Oncolytic viruses in melanoma.
Malignant melanoma recurrence remains heterogeneous in presentation, ranging from locoregional disease (i.e., local recurrence, satellites, in transit disease) to distant dermal and visceral metastases. This diverse spectrum of disease requires a personalized approach to management and has resulted in the development of both local (e.g., surgery, radiation, intralesional injection) and systemic (intravenous or oral) treatment strategies. Intralesional agents such as oncolytic viruses may also evoke local immune stimulation to induce and enhance the antitumor immune response. Further, it is hypothesized that these oncolytic viruses may convert immunologically "cold" tumors to more reactive "hot" tumor microenvironments and thereby overcome anti-PD-1 therapy resistance. Currently, talimogene laherparepvec (T-VEC), a modified herpes virus, is FDA-approved in this population, with many other oncolytic viruses under investigation in both preclinical and trial settings. Herein, we detail the scientific rationale, current landscape, and future directions of oncolytic viruses in melanoma.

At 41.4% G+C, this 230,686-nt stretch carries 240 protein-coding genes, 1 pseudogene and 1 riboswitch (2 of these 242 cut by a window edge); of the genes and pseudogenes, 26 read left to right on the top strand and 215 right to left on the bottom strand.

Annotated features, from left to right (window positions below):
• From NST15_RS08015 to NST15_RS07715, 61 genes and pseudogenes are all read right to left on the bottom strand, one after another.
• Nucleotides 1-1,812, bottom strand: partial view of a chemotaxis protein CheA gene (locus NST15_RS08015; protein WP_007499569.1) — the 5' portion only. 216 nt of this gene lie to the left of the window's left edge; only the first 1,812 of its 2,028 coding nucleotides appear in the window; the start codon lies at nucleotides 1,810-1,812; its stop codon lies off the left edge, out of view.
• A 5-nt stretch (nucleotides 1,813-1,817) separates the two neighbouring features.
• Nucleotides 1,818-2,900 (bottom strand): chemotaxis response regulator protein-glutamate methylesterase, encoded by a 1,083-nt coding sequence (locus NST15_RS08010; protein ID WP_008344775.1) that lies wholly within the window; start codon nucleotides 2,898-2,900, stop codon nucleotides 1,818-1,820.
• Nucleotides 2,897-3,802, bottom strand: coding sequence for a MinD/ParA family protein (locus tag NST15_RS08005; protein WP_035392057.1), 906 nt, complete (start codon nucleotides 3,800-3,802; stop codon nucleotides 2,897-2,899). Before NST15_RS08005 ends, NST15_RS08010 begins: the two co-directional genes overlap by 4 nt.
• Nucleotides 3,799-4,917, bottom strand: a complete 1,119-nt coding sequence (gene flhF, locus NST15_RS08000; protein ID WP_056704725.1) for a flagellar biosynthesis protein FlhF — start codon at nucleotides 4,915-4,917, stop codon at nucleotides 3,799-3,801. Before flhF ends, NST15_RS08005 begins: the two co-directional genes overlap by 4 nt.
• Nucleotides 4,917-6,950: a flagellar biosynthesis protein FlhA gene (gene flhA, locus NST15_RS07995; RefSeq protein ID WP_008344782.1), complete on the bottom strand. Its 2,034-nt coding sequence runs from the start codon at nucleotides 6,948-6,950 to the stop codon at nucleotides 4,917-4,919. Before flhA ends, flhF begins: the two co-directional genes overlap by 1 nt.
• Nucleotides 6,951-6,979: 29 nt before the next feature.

Robinson, C; Xu, MM; Nair, SK; Beasley, GM; Rhodin, KE
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